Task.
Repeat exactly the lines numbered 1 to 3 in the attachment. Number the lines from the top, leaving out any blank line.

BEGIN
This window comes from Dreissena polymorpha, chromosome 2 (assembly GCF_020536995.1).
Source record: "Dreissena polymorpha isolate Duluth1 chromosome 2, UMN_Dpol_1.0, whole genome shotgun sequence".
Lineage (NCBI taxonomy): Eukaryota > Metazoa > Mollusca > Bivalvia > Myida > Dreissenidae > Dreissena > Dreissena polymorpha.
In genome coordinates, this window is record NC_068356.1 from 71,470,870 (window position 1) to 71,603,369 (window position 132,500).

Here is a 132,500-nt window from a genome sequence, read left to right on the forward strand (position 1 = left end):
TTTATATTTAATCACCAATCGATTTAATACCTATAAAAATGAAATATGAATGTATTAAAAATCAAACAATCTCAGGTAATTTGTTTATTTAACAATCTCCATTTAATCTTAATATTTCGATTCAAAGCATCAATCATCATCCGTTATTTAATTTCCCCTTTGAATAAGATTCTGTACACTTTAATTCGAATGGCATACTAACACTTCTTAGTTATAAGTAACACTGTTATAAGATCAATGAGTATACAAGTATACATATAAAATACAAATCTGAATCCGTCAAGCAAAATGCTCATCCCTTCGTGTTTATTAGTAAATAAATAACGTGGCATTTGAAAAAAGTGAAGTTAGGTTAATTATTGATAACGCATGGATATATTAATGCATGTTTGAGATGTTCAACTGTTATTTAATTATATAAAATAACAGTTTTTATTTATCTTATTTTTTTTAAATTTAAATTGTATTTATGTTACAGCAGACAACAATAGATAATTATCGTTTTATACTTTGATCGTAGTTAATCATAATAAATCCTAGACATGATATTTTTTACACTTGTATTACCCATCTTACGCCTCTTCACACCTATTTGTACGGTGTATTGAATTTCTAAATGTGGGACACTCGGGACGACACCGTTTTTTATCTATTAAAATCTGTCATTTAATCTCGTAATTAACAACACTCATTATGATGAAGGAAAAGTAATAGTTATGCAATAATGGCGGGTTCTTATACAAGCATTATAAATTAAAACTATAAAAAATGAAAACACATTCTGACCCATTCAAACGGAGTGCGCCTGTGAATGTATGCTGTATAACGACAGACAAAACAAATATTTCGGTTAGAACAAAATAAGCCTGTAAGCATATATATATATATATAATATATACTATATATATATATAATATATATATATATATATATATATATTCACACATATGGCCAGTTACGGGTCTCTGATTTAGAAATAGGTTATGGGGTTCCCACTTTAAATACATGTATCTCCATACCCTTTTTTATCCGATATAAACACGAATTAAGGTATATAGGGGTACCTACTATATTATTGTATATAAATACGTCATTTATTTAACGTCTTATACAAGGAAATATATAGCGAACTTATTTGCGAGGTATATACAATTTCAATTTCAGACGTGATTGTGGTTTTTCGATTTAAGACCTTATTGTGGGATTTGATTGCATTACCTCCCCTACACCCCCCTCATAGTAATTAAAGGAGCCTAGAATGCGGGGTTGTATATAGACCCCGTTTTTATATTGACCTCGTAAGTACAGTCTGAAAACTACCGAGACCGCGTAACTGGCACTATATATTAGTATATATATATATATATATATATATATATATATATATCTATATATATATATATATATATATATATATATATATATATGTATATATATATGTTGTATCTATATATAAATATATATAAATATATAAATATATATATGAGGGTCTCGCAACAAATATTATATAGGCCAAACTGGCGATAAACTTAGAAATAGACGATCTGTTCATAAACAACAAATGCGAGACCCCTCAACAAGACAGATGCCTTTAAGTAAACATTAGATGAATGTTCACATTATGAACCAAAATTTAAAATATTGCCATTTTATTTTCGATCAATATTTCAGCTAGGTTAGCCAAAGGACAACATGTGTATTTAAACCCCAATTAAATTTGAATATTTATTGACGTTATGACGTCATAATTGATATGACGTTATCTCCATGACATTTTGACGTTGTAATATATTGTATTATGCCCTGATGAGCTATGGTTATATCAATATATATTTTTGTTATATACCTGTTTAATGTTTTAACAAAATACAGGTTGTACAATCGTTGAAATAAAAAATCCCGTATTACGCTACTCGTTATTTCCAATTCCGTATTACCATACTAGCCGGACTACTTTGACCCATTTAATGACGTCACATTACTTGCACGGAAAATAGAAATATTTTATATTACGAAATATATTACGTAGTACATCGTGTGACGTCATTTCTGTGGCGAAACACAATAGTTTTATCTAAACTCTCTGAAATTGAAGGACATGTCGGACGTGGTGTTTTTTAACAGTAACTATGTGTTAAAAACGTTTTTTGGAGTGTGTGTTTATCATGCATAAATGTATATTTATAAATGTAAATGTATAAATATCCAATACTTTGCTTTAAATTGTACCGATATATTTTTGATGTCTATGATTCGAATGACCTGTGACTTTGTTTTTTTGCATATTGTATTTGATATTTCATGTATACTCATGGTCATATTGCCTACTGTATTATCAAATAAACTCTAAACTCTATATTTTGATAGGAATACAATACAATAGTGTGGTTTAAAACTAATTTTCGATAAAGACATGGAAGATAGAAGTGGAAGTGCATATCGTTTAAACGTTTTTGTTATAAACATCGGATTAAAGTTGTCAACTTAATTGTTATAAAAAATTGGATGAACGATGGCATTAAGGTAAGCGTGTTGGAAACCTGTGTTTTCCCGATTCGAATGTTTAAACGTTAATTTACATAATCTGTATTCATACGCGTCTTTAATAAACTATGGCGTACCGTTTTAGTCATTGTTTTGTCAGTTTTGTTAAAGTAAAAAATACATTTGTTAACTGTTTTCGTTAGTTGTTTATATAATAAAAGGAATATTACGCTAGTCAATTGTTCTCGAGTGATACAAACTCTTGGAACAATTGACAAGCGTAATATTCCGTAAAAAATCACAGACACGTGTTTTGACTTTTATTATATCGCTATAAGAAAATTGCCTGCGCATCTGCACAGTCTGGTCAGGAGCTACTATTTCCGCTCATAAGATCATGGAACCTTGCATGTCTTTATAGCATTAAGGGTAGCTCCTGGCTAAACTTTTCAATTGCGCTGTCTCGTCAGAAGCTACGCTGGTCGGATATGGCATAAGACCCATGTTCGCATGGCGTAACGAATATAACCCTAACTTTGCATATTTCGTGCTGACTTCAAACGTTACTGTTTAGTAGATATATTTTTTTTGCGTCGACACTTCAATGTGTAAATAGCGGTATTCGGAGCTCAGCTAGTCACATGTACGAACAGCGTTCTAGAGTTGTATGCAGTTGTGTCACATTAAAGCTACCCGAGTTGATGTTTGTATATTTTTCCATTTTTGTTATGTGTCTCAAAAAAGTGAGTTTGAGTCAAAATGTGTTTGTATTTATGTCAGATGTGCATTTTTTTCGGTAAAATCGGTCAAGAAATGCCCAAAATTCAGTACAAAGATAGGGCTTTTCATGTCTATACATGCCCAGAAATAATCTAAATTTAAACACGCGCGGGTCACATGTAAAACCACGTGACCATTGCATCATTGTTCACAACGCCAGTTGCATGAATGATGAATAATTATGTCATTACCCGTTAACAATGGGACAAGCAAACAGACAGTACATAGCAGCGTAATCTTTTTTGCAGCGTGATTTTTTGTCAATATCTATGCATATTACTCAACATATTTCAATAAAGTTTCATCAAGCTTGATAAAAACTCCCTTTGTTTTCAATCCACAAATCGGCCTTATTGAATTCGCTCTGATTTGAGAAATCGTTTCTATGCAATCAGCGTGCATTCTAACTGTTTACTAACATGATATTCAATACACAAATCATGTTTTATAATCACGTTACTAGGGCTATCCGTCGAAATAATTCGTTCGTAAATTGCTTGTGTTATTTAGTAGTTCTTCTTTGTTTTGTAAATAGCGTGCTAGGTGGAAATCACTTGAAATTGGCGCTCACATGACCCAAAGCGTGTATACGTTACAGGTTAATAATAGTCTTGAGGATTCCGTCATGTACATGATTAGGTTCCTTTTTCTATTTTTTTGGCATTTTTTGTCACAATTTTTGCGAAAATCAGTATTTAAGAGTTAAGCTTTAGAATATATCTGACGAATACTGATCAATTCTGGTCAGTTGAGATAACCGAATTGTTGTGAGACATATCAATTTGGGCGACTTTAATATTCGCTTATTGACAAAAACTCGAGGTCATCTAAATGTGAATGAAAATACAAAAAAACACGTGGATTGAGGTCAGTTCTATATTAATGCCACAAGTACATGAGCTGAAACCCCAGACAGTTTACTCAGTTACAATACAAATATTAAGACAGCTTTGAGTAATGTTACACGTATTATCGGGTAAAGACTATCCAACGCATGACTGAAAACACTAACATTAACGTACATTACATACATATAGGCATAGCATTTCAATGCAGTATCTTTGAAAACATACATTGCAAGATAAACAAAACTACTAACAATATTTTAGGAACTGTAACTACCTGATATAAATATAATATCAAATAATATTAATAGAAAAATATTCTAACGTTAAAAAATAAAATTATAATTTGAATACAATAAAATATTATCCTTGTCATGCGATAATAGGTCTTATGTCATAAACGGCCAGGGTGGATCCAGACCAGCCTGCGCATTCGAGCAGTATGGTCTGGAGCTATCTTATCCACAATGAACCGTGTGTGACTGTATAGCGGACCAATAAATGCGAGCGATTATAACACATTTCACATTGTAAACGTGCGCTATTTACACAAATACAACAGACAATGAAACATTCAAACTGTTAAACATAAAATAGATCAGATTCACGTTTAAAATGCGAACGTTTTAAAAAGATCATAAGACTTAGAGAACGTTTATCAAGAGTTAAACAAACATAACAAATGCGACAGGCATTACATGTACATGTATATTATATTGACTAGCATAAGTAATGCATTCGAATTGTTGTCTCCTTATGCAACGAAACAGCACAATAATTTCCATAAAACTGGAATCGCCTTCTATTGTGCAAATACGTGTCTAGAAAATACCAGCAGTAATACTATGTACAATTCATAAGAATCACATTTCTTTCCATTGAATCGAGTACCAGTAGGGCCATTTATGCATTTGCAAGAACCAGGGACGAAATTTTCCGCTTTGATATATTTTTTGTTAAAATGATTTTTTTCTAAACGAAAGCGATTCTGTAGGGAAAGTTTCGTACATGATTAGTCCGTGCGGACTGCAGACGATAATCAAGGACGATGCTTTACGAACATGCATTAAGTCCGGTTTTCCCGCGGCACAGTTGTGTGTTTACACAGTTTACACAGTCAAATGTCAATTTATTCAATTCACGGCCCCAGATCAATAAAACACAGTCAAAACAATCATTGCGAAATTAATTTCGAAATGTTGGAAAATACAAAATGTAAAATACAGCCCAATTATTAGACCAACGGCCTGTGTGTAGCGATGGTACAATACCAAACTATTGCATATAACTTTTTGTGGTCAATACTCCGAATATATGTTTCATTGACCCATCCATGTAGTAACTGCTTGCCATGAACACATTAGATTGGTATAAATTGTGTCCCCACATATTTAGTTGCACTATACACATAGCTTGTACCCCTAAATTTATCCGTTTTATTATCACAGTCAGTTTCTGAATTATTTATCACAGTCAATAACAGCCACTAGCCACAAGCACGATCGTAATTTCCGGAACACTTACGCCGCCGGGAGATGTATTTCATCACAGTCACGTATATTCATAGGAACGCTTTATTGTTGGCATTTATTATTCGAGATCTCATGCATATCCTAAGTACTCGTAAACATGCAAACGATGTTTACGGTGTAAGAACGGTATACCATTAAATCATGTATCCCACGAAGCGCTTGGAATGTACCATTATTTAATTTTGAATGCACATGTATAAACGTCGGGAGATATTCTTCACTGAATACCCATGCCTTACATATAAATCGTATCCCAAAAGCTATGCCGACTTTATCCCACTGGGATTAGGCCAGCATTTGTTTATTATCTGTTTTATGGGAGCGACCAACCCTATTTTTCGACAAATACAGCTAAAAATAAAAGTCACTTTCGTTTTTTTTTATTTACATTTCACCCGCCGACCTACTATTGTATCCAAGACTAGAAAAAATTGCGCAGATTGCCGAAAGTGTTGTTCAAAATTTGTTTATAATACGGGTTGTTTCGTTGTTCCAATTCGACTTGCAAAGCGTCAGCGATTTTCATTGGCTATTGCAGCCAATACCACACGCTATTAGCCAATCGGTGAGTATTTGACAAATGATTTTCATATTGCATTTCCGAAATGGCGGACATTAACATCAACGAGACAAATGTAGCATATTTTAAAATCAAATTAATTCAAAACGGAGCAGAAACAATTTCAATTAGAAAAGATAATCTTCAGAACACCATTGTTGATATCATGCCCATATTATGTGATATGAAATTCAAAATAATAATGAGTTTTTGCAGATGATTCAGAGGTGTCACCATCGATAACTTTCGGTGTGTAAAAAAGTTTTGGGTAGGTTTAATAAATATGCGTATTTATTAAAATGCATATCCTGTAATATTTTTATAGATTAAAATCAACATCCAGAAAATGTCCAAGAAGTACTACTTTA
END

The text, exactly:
This window comes from Dreissena polymorpha, chromosome 2 (assembly GCF_020536995.1).
Source record: "Dreissena polymorpha isolate Duluth1 chromosome 2, UMN_Dpol_1.0, whole genome shotgun sequence".
Lineage (NCBI taxonomy): Eukaryota > Metazoa > Mollusca > Bivalvia > Myida > Dreissenidae > Dreissena > Dreissena polymorpha.